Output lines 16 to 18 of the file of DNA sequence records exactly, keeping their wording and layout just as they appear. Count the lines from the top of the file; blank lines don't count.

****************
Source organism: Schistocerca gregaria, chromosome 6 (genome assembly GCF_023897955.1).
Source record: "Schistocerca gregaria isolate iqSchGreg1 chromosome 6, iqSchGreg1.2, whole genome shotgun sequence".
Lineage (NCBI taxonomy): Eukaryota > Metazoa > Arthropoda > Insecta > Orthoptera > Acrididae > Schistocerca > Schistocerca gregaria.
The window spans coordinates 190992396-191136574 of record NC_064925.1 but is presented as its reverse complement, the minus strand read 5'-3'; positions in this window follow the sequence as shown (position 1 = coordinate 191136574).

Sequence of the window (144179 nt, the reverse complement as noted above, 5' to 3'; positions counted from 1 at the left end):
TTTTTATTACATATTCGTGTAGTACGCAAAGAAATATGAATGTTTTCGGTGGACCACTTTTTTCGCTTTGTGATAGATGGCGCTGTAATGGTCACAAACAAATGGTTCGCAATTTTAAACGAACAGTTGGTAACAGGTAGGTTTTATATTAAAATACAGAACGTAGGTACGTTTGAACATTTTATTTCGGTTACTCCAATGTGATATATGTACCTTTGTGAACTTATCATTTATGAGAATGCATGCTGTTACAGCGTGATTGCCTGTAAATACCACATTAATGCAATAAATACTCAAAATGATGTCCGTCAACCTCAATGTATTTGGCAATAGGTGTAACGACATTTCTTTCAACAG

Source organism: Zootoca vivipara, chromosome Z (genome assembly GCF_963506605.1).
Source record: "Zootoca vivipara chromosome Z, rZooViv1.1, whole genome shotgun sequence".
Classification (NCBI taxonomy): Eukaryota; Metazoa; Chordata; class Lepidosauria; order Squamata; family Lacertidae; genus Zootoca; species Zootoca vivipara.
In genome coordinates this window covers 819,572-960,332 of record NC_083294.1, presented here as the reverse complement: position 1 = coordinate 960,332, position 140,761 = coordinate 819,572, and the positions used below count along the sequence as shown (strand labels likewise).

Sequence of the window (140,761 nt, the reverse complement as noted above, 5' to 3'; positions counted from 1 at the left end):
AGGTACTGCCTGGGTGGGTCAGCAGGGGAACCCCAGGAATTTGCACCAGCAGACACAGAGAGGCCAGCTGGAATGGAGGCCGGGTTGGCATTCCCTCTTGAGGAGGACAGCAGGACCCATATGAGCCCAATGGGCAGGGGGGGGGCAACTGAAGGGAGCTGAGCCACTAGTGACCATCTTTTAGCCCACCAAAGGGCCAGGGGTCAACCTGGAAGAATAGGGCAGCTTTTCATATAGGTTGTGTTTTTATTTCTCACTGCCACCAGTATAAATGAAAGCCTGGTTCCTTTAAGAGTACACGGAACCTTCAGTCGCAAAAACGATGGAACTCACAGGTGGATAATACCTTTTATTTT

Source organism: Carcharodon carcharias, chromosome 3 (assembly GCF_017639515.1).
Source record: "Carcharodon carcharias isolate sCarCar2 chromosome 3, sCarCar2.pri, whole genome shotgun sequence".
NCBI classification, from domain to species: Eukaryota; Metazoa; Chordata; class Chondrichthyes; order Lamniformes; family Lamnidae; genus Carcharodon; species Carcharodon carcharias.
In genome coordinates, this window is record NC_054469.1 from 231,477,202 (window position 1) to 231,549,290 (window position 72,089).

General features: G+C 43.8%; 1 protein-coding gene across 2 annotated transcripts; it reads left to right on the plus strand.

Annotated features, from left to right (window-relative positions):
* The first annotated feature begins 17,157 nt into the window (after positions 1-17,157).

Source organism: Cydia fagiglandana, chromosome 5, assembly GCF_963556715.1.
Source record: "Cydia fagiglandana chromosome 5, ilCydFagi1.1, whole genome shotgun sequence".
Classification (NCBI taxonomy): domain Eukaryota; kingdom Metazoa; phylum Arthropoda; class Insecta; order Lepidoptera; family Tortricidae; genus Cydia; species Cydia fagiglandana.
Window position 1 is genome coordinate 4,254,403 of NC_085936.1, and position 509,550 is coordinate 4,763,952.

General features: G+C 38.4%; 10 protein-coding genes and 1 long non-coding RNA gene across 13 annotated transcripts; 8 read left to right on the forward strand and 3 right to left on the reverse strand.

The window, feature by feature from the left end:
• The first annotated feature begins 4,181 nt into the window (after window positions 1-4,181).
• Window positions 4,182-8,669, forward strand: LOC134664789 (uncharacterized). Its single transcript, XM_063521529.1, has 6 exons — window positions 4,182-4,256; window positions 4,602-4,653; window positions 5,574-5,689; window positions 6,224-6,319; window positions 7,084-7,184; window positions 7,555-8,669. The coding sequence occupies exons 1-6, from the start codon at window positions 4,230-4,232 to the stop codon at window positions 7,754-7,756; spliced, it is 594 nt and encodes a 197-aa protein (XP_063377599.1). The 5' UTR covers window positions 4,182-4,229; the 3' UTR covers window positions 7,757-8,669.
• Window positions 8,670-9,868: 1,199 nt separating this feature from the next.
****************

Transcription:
In genome coordinates, this window is record NC_054469.1 from 231,477,202 (window position 1) to 231,549,290 (window position 72,089).

General features: G+C 43.8%; 1 protein-coding gene across 2 annotated transcripts; it reads left to right on the plus strand.

Annotated features, from left to right (window-relative positions):